Fifty-nine scientists from around the world are calling for better protection of British Columbia’s Scott Islands marine National Wildlife Area. The proposed regulations for Canada’s newest marine protected area were released for public review and comment on December 31, 2016, however, the proposed regulations failed to restrict or regulate damaging activities like bottom trawling, long-line and gill-net fisheries and shipping from the area. On January 30, 2017, the scientists sent a letter to the Hon. Catherine McKenna, Minister of Environment and Climate Change Canada calling for the prohibition of those commercial fishing activities, until it can be shown that they are not harmful to the seabirds or other marine life that use the Scott Islands. The letter also called for an outright prohibition of bottom trawling in the proposed marine National Wildlife Area.
“Bottom trawling is devastating for marine species and spaces. It involves dragging a very heavy net along the seafloor, removing everything in its path,” said Dr. Amanda Vincent, Professor in UBC’s Institute for the Oceans and Fisheries (IOF). “We know that bottom trawling destroys seafloor habitats like corals and sponges. These provide critical homes for a large number of species, including invertebrates and fishes that support the entire ecosystem of the Scott Islands, from birds to whales,” she added.The Scott Islands is the largest seabird breeding colony in BC, home to 70% of Canada’s tufted puffins and more than 50% of the world’s Cassin’s auklets. It is also an important area for a number of other species at risk including sea otters, Steller sea lions, whales, and leatherback sea turtles. It is estimated that the number of breeding seabirds at the Scott Island has declined from 2.2 million to 1.4 million since the 1990s.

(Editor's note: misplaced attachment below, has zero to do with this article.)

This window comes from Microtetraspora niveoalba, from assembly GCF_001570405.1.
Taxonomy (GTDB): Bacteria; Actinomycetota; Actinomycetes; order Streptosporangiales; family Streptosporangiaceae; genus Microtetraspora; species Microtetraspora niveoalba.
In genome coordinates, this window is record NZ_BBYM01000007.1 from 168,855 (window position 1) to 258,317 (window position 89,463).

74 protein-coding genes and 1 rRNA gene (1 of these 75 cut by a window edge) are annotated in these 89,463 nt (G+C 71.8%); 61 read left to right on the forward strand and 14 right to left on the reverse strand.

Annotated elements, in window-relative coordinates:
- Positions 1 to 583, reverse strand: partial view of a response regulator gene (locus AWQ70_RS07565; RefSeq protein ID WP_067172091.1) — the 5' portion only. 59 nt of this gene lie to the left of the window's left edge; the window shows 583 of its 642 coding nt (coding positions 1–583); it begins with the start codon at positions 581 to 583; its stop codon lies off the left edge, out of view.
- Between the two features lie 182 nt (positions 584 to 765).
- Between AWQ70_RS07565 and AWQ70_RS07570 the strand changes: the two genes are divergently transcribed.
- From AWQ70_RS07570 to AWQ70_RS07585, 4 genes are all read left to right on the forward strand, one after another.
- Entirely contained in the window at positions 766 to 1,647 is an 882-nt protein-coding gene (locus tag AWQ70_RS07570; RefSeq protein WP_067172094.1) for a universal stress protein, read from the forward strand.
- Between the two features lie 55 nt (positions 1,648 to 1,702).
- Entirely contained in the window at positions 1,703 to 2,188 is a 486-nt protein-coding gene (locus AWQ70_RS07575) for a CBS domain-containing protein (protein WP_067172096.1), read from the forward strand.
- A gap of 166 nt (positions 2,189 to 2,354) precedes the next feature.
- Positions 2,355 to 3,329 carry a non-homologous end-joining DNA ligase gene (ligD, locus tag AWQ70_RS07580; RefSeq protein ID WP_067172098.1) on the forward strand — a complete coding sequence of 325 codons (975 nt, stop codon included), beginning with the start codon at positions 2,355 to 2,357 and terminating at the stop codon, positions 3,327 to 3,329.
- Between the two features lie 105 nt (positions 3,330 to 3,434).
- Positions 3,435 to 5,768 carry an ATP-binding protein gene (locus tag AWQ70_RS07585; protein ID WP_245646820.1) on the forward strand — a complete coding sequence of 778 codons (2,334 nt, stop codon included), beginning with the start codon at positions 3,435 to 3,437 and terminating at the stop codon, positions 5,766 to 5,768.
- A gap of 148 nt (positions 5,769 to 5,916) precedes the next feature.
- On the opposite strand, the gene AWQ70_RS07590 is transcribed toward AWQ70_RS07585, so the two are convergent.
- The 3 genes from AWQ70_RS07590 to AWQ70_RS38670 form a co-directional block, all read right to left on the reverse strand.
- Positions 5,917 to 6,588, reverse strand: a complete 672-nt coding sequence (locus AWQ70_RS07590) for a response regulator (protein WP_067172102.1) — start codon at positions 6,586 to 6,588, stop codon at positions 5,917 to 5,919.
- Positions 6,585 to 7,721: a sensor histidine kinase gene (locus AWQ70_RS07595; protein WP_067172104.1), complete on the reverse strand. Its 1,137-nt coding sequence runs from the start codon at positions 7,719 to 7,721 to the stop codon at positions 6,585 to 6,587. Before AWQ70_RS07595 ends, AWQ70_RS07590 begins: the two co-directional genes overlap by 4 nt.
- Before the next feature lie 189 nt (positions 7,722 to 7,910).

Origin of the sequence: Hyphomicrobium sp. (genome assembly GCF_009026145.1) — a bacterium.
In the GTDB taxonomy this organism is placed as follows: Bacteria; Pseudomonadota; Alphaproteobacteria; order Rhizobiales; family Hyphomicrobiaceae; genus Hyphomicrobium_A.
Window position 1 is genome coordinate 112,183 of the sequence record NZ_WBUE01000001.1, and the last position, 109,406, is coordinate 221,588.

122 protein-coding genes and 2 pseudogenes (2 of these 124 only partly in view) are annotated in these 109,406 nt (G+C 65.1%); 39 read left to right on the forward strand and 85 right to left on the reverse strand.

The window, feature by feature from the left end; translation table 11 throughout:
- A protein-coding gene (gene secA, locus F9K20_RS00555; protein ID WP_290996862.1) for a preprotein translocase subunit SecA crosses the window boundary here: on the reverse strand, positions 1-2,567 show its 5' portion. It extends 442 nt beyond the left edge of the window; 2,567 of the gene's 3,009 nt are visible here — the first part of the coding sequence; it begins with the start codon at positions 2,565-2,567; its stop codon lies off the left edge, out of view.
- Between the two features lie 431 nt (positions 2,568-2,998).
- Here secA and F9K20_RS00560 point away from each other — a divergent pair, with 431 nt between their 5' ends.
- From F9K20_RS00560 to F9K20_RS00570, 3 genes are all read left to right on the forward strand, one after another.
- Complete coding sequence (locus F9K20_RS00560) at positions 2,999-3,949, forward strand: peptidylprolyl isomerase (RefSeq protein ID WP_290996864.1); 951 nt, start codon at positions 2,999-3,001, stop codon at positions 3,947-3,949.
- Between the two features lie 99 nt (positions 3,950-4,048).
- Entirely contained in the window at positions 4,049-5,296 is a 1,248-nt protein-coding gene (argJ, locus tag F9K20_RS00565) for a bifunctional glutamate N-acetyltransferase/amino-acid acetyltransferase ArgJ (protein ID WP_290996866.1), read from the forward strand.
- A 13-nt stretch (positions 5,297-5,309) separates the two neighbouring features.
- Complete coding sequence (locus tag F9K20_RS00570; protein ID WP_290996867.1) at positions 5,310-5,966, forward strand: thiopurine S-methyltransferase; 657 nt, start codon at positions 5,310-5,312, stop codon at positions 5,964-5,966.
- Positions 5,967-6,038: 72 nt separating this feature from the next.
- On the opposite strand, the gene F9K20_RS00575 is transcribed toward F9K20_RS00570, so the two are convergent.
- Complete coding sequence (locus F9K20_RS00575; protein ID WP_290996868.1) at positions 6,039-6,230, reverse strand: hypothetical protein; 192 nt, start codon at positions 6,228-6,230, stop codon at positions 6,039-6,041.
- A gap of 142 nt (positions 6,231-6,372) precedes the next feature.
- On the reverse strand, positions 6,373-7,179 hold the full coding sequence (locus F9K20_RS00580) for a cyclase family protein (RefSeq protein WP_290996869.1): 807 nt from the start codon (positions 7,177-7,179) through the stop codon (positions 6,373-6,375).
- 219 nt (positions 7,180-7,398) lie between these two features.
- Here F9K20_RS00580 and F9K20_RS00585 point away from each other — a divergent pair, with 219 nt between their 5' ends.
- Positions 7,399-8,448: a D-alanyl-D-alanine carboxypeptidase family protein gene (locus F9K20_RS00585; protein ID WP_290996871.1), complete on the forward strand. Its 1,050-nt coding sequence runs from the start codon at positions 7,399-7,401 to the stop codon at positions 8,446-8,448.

The Scott Islands would be the first marine National Wildlife Area to be established in Canada, and scientists and conservationists alike are concerned that the proposed regulations set a worryingly weak precedent for future marine protected areas.
In the letter, they “strongly urge[d] Environment and Climate Change Canada to improve the proposed regulations to provide effective in situ conservation and protection of both seabirds, other species at risk (which include sea otters, Steller sea lions, and several species of whales and leatherback sea turtles) and the broader marine ecosystems of the Scott Islands.”
Signatories to the letter include IOF’s Dr. Amanda Vincent, Dr. Daniel Pauly, Dr. Rashid Sumaila, and IOF and Institute for Resources, Environment and Sustainability professor, Dr. Kai Chan. Others from UBC include: Dr. Sarah Otto
, Professor of Zoology; and, Dr. Mary O’Connor,
Associate Professor, Department of Zoology & Associate Director, Biodiversity Research Centre.
Read full letter.